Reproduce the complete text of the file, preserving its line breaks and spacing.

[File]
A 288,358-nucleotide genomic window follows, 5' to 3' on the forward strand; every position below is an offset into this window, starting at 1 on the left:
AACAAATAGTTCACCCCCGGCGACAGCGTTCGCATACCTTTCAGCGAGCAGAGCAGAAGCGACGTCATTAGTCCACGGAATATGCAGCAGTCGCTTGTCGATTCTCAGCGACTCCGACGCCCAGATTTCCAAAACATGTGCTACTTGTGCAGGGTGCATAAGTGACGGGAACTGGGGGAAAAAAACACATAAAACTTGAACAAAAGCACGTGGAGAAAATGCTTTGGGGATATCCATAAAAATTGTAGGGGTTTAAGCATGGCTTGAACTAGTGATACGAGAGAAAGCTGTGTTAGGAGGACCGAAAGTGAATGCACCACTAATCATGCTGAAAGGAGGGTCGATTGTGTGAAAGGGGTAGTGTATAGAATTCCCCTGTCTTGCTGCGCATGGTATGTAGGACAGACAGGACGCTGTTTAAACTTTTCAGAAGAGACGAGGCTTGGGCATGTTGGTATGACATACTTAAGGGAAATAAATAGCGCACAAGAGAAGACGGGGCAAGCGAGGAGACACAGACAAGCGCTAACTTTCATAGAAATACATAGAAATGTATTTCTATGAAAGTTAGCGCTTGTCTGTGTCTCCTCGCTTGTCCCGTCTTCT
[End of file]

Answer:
A 288,358-nucleotide genomic window follows, 5' to 3' on the forward strand; every position below is an offset into this window, starting at 1 on the left:
AACAAATAGTTCACCCCCGGCGACAGCGTTCGCATACCTTTCAGCGAGCAGAGCAGAAGCGACGTCATTAGTCCACGGAATATGCAGCAGTCGCTTGTCGATTCTCAGCGACTCCGACGCCCAGATTTCCAAAACATGTGCTACTTGTGCAGGGTGCATAAGTGACGGGAACTGGGGGAAAAAAACACATAAAACTTGAACAAAAGCACGTGGAGAAAATGCTTTGGGGATATCCATAAAAATTGTAGGGGTTTAAGCATGGCTTGAACTAGTGATACGAGAGAAAGCTGTGTTAGGAGGACCGAAAGTGAATGCACCACTAATCATGCTGAAAGGAGGGTCGATTGTGTGAAAGGGGTAGTGTATAGAATTCCCCTGTCTTGCTGCGCATGGTATGTAGGACAGACAGGACGCTGTTTAAACTTTTCAGAAGAGACGAGGCTTGGGCATGTTGGTATGACATACTTAAGGGAAATAAATAGCGCACAAGAGAAGACGGGGCAAGCGAGGAGACACAGACAAGCGCTAACTTTCATAGAAATACATAGAAATGTATTTCTATGAAAGTTAGCGCTTGTCTGTGTCTCCTCGCTTGTCCCGTCTTCT